Elin, does the most shoddy job as a detective. Also her intuitions are forever wrong. Her obstinacy to remain deliberately difficult because of the traumatic past, makes her the most annoying character. Will comes across as a narcissist who keeps gaslighting Elin. It’s appalling to note that the author, Sarah Pearse, has allowed it and has shown Elin to be accepting of it.
It’s become a trend to put troubled and damaged women as protagonists of thrillers. Very few authors are able to do justice to it and hence assimilate the personal traumas with the thriller plot line. This story should have been buried in the blizzard itself. It’s so ridiculous and drab, which makes me wonder at my own weird compulsion to having completed it.
Paula Hawkins, author of The Girl on the Train and Into the Water, is back with another edgy and disturbing murder mystery-cum-psychological thriller. A young man, Daniel, gets brutally murdered in a London houseboat and now there are three suspects. Laura, his one night stand, who was last seen with him; Carla, his aunt; and Miriam, his nosy neighbour living on an adjacent houseboat. As the story unravels, so does the dark and damaged lives of the three women, intersecting and intertwining, ultimately leading to a grim climax.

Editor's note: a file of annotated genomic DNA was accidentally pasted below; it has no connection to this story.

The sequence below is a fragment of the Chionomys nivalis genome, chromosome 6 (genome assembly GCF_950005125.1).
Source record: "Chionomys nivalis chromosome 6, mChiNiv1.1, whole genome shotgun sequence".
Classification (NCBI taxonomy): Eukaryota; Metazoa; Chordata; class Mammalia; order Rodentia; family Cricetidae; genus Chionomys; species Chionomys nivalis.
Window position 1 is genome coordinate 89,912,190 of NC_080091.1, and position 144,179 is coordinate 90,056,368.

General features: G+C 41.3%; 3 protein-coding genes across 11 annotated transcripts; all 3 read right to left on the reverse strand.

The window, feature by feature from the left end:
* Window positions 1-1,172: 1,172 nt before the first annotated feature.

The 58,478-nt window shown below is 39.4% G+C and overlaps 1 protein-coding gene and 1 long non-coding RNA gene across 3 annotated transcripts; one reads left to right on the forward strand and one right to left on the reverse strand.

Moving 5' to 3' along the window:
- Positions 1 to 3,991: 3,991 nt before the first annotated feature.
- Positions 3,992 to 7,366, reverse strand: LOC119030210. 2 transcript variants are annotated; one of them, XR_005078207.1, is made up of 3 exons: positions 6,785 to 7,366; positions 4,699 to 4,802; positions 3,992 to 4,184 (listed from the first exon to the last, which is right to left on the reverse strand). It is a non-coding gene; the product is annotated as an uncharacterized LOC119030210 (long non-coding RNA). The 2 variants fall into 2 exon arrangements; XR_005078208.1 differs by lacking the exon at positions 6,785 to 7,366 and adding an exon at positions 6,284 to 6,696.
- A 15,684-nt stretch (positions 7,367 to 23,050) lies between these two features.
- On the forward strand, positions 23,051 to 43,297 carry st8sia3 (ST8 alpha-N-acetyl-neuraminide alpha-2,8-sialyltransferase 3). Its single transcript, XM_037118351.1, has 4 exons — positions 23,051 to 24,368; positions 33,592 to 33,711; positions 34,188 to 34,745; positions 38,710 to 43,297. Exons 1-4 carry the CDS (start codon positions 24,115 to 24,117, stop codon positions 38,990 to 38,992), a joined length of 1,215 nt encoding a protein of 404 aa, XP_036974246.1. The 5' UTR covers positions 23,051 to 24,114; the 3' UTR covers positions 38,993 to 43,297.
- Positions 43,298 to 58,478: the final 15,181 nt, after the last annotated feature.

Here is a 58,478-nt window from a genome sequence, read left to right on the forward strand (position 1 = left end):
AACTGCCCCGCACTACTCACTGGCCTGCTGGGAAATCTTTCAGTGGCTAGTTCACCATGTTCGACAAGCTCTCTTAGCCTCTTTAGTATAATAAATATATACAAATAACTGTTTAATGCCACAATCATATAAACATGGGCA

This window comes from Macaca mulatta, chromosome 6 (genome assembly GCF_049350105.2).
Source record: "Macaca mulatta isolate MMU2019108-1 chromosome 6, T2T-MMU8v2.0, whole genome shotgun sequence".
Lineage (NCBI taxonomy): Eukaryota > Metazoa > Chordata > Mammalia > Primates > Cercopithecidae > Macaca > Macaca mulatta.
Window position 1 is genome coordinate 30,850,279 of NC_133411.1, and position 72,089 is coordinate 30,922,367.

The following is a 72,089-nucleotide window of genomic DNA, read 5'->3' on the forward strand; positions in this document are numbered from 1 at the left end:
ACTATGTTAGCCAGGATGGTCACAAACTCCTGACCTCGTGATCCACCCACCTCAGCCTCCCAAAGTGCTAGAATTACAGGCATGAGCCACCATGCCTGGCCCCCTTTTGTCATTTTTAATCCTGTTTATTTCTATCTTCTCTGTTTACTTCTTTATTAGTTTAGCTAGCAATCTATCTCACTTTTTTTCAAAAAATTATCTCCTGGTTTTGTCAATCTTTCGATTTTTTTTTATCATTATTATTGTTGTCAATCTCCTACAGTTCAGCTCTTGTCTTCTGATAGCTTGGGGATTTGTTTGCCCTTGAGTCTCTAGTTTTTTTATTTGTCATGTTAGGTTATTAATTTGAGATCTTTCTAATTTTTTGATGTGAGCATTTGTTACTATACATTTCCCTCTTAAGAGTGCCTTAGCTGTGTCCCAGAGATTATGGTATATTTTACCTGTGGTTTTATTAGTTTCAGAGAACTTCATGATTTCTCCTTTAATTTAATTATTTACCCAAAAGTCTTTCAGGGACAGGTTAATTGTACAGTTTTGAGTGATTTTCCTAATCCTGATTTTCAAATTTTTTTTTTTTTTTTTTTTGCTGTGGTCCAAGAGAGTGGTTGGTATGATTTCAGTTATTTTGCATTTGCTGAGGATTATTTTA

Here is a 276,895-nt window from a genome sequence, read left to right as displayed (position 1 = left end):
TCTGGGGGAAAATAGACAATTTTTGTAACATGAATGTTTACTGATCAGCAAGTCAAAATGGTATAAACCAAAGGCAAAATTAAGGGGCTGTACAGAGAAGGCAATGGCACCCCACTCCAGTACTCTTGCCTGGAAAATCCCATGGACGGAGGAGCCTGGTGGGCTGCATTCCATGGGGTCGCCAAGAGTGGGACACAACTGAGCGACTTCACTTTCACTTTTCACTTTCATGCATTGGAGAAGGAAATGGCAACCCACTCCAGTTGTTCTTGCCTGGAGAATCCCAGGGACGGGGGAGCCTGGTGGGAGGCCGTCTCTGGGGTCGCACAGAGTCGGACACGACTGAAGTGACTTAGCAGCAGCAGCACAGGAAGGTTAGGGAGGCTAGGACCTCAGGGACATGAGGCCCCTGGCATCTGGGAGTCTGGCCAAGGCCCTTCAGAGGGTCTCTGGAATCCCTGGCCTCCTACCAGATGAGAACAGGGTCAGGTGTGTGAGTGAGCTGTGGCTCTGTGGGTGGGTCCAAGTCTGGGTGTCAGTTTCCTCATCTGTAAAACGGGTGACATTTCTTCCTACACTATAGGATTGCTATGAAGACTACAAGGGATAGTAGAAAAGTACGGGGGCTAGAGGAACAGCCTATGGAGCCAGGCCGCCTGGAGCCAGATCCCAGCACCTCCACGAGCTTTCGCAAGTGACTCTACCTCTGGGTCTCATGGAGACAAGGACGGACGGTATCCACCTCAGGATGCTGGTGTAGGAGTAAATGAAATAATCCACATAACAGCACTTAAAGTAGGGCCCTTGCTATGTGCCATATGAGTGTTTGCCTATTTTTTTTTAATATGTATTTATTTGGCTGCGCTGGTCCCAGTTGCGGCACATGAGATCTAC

The author is proficient at putting unlikeable and troubled women as her protagonists. In this book too, Laura who suffers from disinhibition, comes across as extremely unhinged. She is a victim of various childhood traumas due to which she has trouble managing her anger, emotions and behaviour. Through the various characters and plot lines, the book highlights the repercussions of PTSD, grief, loneliness and revenge.
Despite it being a page turner, the book still left me a tad underwhelmed. Maybe it’s because of the invariable comparison to the brilliancy of the author’s previous books. Nonetheless, Hawkins does create an atmospheric and creepy narrative. Do read!